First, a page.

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In this “ bewitching” (The New York Times Book Review) novel that traces a centuries-old curse to its source, beloved author Alice Hoffman unveils the story of Maria Owens, accused of witchcraft in Salem, and matriarch of a line of the amazing Owens women and men featured in Practical Magic and The Rules of Magic.
Where does the story of the Owens bloodline begin? With Maria Owens, in the 1600s, when she’s abandoned in a snowy field in rural England as a baby. Under the care of Hannah Owens, Maria learns about the “Nameless Arts.” Hannah recognizes that Maria has a gift and she teaches the girl all she knows. It is here that she learns her first important lesson: Always love someone who will love you back.
When Maria is abandoned by the man who has declared his love for her, she follows him to Salem, Massachusetts. Here she invokes the curse that will haunt her family. And it’s here that she learns the rules of magic and the lesson that she will carry with her for the rest of her life. Love is the only thing that matters.
Magic Lessons is a “heartbreaking and heart-healing” (BookPage) celebration of life and love and a showcase of Alice Hoffman’s masterful storytelling.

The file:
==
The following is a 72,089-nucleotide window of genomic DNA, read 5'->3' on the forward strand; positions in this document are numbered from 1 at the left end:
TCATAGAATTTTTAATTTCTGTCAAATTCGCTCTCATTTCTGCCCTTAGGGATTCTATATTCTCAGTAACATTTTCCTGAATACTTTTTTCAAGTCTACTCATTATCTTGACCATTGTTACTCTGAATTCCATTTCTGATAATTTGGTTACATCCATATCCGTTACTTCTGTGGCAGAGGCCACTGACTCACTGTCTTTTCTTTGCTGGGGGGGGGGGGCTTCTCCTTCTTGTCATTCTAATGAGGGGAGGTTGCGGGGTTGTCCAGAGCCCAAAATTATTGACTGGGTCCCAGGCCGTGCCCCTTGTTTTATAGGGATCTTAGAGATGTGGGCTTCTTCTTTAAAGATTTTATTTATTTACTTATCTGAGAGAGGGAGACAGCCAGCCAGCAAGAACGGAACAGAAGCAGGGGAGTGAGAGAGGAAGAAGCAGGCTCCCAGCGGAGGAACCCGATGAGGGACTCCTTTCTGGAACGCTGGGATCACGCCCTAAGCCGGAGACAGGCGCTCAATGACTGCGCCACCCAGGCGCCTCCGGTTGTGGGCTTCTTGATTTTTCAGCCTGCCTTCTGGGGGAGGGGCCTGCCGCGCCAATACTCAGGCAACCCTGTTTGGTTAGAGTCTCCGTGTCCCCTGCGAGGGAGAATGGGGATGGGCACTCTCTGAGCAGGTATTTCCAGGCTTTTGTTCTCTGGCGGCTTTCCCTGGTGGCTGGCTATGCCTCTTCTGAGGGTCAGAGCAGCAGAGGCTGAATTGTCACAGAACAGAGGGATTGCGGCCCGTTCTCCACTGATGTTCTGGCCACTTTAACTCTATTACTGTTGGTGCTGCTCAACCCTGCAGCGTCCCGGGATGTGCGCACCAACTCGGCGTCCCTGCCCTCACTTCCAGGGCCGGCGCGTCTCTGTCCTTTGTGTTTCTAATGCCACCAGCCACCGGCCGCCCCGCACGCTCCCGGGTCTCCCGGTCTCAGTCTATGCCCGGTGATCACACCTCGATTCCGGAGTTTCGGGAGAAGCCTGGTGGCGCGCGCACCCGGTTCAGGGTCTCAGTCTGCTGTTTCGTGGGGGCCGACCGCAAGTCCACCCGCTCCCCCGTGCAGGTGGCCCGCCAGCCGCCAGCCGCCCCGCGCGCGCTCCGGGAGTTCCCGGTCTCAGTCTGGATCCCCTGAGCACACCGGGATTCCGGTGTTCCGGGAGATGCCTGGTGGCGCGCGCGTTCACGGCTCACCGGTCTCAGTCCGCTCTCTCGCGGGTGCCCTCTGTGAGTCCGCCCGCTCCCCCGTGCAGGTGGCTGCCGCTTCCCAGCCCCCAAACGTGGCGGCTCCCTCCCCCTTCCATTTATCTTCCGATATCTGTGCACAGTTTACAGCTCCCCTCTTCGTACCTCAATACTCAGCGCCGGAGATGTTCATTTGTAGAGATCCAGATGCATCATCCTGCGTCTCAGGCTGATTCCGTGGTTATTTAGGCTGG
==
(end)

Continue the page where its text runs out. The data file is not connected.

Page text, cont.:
Hoffman's striking latest entry in her Practical Magic series (after The Rules of Magic) turns to 1664 rural England for the origin story of Maria Owens, matriarch of the series' clan of witches. Maria is discovered as an infant by Hannah Owens, a practitioner of the "Nameless Art" who raises Maria and teaches her natural remedies and witchcraft. As a girl, Maria has an innate sense of magic and emulates Hannah's desire to help the scores of women who secretly come to her for help mostly for problems with their love lives. After Maria is reclaimed at age 10 by her birth mother, Rebecca, another Nameless Art practitioner, Maria comes to understand like other heroines in Hoffman's "Magic" books that love can be unexpectedly overpowering. Maria becomes ensnared in a complicated relationship and has a daughter out of wedlock. As Maria's story takes her from England to Massachusetts and New York, Hoffman offers an eye-opening account of how single women were treated in the 17th century, particularly when their knowledge or intelligence was deemed threatening. While the musings on "enchantments and remedies" grow repetitive, Maria's page-turning adventure is thoroughly enjoyable. Hoffman's redemptive story of a fiercely independent woman adds an engrossing, worthwhile chapter to the series.